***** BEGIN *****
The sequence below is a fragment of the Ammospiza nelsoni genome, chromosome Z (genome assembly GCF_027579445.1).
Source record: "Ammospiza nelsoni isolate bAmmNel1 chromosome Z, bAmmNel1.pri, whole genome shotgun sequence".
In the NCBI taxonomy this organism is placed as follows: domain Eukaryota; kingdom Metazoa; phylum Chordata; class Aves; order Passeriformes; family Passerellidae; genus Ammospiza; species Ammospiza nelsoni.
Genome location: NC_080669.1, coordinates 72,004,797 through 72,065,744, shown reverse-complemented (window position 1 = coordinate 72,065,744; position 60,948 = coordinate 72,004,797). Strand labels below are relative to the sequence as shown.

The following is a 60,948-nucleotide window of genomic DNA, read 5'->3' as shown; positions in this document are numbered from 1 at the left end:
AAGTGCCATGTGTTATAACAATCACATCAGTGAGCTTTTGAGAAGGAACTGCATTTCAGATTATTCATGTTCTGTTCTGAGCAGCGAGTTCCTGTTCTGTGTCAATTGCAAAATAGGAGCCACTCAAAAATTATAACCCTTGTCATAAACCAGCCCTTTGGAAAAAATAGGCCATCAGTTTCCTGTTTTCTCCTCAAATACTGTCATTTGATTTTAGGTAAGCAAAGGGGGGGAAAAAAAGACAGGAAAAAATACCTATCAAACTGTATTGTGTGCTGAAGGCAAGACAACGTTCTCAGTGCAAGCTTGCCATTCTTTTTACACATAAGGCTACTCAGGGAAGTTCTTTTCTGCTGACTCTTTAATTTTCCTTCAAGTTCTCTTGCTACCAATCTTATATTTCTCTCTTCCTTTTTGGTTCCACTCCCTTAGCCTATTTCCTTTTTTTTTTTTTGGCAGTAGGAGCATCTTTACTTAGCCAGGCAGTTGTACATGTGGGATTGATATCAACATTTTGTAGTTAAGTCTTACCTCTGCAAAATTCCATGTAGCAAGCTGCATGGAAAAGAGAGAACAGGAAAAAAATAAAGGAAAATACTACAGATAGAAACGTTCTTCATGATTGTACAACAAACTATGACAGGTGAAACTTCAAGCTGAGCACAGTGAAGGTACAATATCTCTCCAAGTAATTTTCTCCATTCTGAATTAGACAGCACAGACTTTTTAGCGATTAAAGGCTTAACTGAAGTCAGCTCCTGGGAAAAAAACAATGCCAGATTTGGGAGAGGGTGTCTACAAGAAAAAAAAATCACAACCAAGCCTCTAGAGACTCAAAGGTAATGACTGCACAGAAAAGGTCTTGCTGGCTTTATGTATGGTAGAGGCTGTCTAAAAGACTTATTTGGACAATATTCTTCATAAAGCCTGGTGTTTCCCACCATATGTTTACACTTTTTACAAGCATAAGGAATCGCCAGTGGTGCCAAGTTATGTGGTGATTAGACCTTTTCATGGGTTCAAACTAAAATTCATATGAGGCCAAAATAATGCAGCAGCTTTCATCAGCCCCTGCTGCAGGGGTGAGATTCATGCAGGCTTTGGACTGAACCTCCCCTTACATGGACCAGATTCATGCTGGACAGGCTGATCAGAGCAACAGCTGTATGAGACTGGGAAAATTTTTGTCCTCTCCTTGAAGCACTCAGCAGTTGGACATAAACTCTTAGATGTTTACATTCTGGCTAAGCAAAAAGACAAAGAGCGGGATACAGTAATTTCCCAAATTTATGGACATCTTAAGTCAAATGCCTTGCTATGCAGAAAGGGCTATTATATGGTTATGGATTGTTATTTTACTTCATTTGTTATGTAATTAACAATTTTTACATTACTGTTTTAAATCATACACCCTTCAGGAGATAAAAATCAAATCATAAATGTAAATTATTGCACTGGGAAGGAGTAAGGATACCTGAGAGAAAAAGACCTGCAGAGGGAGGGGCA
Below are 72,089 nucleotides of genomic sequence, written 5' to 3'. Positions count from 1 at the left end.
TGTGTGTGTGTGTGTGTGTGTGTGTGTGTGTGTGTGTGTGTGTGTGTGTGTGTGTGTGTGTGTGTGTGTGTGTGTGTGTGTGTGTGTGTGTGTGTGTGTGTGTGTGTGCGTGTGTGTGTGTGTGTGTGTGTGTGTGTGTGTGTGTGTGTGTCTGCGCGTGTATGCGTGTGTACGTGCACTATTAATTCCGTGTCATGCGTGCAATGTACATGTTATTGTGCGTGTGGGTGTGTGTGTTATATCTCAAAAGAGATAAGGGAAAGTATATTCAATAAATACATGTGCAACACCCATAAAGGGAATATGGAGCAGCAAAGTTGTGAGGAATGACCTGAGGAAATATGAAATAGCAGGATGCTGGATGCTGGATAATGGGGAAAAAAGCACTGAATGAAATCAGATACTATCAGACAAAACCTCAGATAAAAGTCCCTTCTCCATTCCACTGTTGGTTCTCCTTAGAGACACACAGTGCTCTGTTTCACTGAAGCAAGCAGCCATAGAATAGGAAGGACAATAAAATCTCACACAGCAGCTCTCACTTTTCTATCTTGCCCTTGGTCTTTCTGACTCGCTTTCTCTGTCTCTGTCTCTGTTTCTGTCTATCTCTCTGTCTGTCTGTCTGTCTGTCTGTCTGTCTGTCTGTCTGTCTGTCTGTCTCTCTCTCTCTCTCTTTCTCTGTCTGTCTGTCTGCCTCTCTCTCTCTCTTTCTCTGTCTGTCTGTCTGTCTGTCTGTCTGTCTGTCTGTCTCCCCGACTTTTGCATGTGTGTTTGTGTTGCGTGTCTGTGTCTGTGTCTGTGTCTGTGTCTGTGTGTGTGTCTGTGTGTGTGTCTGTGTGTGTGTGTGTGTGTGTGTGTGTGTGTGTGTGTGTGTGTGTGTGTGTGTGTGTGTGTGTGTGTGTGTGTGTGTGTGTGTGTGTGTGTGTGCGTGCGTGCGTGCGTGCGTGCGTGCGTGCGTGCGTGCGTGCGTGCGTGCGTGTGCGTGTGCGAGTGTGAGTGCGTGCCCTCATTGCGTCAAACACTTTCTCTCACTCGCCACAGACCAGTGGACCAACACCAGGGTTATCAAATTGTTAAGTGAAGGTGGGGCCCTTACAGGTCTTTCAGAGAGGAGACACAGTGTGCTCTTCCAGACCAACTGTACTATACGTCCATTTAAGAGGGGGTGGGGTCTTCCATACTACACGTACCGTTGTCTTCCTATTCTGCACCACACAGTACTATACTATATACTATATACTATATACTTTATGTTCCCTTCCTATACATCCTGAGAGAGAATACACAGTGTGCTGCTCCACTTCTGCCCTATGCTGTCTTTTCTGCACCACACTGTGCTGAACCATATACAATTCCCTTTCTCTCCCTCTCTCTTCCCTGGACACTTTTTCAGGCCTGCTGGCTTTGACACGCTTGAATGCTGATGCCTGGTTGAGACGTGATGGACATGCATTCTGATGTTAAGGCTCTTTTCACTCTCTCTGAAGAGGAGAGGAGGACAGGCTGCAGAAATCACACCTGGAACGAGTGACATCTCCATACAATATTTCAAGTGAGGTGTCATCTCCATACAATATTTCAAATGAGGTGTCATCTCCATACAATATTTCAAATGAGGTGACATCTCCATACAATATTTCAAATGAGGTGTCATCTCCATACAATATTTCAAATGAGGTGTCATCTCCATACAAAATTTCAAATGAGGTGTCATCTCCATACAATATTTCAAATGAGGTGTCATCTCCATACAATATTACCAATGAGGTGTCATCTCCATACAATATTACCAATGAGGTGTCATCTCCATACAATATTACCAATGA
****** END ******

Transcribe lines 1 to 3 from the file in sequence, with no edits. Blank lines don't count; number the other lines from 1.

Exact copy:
The sequence below is a fragment of the Ammospiza nelsoni genome, chromosome Z (genome assembly GCF_027579445.1).
Source record: "Ammospiza nelsoni isolate bAmmNel1 chromosome Z, bAmmNel1.pri, whole genome shotgun sequence".
In the NCBI taxonomy this organism is placed as follows: domain Eukaryota; kingdom Metazoa; phylum Chordata; class Aves; order Passeriformes; family Passerellidae; genus Ammospiza; species Ammospiza nelsoni.